Sunday, 29 March 2015

Glimpses of CLIPPERS Neuropathology

Seeing blobs on contrast-enhanced MRI and not being able to tie my shoe-laces up is one thing, but figuring out the root cause(s) and mechanism(s) of CLIPPERS is complicated. In fact it is probably far more complicated than I imagine, and I already think it is complicated. One of the most valuable resources for scientists investigating CLIPPERS is access to brain-tissue for direct investigation. Until some suitable animal model displaying CLIPPERS-like features is found, we have to rely on sporadic and sometimes opportunistic access to brain-tissue samples from patients. 

I have a couple of reports from such studies in my CLIPPERS folder. These are hard for me, as a layman (and someone who left biology behind a long time ago) to discuss as I am aware of my lack of understanding and cautious about passing it on. Anyway, here goes ....

The first report is from a conference last year (The International Congress of Neuroimmunology). The title nicely summarises the study:  "Neuropathological evaluation of four Danish cases of CLIPPERS: Evidence of generalized neuroinflammation but no pre-lymphoma". (Unfortunately the full text does not seem to be publically available, however as a conference paper it was less than half a page of text anyway - a bit mean of the publisher though.) One of the four cases had been autopsied so presumably the whole brain was available for analysis. Perhaps the most interesting finding was that some broader evidence of inflammation was found in brain tissue - "A similar, but less prominent, T-cell infiltration was found in the normal appearing cerebral cortex" - which would not light up in contrast-enhanced MRI i.e. not in visible lesions. Perhaps the most reassuring finding was that "Our study does not suggest that CLIPPERS is a pre-lymphoma condition".

The second report was of a single, quite severe case, of CLIPPERS in an elderly woman who subsequently died of other causes. In their paper "Chronic lymphocytic inflammation with pontine perivascular enhancement responsive to steroids (CLIPPERS): postmortem findings", the authors found less extensive inflammation - "The dura, cortical gray and white matter, ..., were unremarkable." They also remarked that "... our case does show that evolution to lymphoma, even after several years, is not inevitable in CLIPPERS."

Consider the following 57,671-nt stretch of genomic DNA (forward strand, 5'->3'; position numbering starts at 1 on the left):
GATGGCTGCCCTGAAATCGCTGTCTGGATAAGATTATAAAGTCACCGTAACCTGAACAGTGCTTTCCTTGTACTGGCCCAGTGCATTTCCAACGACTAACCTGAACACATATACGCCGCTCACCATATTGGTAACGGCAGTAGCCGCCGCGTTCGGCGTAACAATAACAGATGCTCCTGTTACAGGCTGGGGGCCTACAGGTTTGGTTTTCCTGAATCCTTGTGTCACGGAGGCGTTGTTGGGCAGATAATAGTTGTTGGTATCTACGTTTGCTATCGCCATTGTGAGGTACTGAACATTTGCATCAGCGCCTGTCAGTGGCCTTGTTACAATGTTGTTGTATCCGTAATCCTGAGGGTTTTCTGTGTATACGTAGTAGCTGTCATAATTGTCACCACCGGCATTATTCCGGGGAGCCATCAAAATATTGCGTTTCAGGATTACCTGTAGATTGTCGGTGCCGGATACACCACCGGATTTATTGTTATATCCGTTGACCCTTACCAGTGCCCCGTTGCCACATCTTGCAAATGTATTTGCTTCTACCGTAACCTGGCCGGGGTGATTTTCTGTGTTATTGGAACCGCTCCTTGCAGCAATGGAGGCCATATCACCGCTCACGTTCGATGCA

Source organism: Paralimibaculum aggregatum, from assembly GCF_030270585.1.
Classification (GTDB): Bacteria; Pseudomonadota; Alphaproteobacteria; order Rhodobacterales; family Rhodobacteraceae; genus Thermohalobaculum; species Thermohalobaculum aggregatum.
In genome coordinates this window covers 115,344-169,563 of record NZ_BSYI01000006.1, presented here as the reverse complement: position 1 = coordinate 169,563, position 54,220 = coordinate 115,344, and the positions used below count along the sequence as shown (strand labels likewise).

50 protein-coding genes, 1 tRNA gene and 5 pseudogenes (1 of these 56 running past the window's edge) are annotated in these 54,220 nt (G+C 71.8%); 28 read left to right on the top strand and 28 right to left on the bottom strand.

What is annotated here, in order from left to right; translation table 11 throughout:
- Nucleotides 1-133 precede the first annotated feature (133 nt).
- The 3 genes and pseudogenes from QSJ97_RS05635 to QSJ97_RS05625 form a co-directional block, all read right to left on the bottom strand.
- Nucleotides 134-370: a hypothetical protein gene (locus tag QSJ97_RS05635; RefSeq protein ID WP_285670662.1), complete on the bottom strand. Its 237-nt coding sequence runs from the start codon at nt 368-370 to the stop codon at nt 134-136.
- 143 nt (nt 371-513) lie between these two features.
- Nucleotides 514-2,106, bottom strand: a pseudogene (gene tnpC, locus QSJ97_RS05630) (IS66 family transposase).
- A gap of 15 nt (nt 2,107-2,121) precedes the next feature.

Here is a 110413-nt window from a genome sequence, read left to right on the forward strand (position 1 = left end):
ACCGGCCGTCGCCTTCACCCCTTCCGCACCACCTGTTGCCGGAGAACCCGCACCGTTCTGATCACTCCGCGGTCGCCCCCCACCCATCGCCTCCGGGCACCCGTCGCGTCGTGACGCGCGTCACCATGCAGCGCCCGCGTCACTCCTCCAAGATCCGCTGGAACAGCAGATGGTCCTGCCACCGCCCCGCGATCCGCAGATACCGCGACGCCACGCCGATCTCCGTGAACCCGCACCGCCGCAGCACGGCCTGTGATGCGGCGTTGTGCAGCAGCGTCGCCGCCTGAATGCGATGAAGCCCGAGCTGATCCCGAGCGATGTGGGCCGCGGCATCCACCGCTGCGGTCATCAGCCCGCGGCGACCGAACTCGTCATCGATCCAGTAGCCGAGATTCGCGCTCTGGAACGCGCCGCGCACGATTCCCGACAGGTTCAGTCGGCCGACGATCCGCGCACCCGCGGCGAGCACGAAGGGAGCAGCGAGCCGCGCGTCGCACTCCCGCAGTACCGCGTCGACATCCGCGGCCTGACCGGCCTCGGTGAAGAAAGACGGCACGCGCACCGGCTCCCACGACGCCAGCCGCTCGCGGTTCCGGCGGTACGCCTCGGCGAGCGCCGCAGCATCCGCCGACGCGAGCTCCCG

So, in these small studies, there are already some interesting agreements and disagreements. It is possible the the variation in CLIPPERS presentation and patients may explain things, or differences in the experimental methods which I have not picked up on. Small steps.

Read other articles in this series at Living With CLIPPERS.

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Friday, 20 March 2015

Mayo CLIPPERS Study Update

It must be Spring.
A very quick update/reminder about the CLIPPERS study at the Mayo Clinic. I had a very brief email conversation with Dr Tobin about the study recently. He confirmed that they are still actively recruiting and keen to collect data on as many patients as possible. In particular they are committed to tracking recruits at intervals in the future to gather information about outcomes. Treatment effectiveness, susceptibility to relapse and long-term effects of CLIPPERS are some of the big issues they want to study. They are also actively analysing the preliminary volunteer data they have already and will update us about this in due course. So if anyone is interested in finding out more about this study please look on the CLIPPERS repository page for more details.

Read other articles in this series at Living With CLIPPERS.

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Living With CLIPPERS by Bill Crum is licensed under a Creative Commons Attribution-NonCommercial-NoDerivs 3.0 Unported License.

Saturday, 28 February 2015

Rare Disease Day

I was reminded that today is Rare Disease Day 2015. So I will simply post the message from Rare Disease UK and suggest that everyone reading this blog takes some small feeling of recognition in being part of a much larger collection of affected people world-wide.

It's Rare Disease Day today! Today we are paying tribute to the millions and millions of parents, siblings, grandparents, spouses, aunts, uncles, cousins, and friends whose daily lives are impacted and who are living day-by-day, hand-in-hand with rare disease patients.
We know that many of you have a rare condition or care for someone who does. Yet you have helped RDUK to ensure that policy makers, public authorities, researchers, and health professionals understand that rare diseases are a public health priority. So would like to thank you - our dedicated members - for a all the hard work you and support you have shown. We couldn't have done it without you!

Read other articles in this series at Living With CLIPPERS.

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